• Provide immediate feedback to both teachers and students
  • Facilitate progress monitoring at individual and class-wide levels
  • Enable data-driven instructional decision-making to improves student learning

Opportunities for immediate feedback

In a study published in School Psychology Review, researchers Jim Ysseldyke and Daniel Bolt examined the effects a progress monitoring system had on math test performance for 2,202 students ranging from 3rd to 10th grade across 24 states.

Over one semester, teachers set curriculum-aligned questions for their students. Students and teachers both received immediate feedback on student performance. Whenever students struggled with certain assignments, the system alerted teachers and provided them with information for differentiated instruction.

Ysseldyke and Bolt found that compared to students who did not experience the progress monitoring system, those who did had significantly more gains in the end-of-semester test. For example, 3rd and 4th grade students who received immediate feedback and differentiated instruction had 14% more gains.

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Data indicates this student has exceeded criteria for performance level and slope, therefore don't necessarily need to continue supplemental intervention and can receive core instruction again.

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Data indicates this student has not met the criteria for performance level. Instead, they've exceeded the criteria for slope. So, they can receive another round of intervention to allow the student to increase their performance level.

Access to real-time data

Progress monitoring technology can provide real-time data that allows for immediate feedback in a way traditional pencil-and-paper assignments cannot. In addition to improving learning outcomes for all types of students, a progress monitoring tool gives students a sense of control during the learning process for two reasons:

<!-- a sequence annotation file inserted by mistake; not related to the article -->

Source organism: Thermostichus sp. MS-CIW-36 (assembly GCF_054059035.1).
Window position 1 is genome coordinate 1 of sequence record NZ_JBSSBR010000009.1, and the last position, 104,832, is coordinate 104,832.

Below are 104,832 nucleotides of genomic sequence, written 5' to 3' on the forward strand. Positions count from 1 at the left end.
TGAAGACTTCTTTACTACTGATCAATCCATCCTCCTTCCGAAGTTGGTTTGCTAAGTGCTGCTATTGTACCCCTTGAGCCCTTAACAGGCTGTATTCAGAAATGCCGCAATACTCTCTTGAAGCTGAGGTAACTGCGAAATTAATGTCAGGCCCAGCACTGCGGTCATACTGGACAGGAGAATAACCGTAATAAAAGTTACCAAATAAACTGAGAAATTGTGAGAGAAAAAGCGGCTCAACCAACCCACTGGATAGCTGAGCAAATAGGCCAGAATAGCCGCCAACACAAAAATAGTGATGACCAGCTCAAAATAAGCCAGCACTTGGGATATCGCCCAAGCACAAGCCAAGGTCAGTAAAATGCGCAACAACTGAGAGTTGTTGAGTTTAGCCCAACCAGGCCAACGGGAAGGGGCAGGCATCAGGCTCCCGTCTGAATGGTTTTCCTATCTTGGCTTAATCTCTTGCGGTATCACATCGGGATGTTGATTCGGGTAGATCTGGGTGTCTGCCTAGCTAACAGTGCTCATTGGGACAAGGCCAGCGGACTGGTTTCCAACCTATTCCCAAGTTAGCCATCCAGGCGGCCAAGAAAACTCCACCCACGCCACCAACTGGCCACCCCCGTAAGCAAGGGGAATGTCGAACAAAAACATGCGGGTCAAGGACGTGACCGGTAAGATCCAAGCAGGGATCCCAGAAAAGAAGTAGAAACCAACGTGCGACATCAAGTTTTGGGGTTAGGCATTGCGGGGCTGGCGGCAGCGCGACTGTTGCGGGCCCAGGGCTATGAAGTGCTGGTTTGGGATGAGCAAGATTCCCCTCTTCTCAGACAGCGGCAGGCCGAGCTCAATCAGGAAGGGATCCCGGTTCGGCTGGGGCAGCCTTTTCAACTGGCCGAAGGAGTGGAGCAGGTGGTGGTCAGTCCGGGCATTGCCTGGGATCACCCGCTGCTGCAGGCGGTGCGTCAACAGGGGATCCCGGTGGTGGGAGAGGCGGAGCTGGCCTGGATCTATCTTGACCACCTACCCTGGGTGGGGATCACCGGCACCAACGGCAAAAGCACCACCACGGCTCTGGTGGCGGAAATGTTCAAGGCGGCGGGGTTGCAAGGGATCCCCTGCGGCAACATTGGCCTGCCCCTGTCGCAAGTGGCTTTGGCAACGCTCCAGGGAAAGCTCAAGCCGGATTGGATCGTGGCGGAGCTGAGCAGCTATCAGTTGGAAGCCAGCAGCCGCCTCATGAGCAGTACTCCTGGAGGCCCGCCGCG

1. Real-time feedback lets them know if their answers are correct.
  2. If they didn’t answer correctly the first time, it provides them an opportunity to try again.

Ability to differentiate instruction

The ability to detect students who may struggle with general class instruction (or find it not challenging enough) is another major benefit of progress monitoring. A study of 100 gifted and talented students between 3rd and 6th grade illustrates why:

For one semester, researchers assigned 48 students to a classroom equipped with progress monitoring technology and 52 to a classroom that used traditional teaching methods. Students completed a pre-test before any implementations began, along with a post-test.

There was no difference in the students’ pre-test scores. After one semester, however, students in the progress monitoring group had significantly higher post-test scores than those who experienced traditional teaching methods.

Because students had received immediate feedback throughout, they could learn at their own pace while teachers could adapt to their students’ skill levels and differentiate instruction.

The key to student success

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Whether students are struggling or high-achieving, general classroom instruction often does not meet their diverse learning needs. The purpose of differentiated instruction is to ultimately bridge the gap between teaching and learning.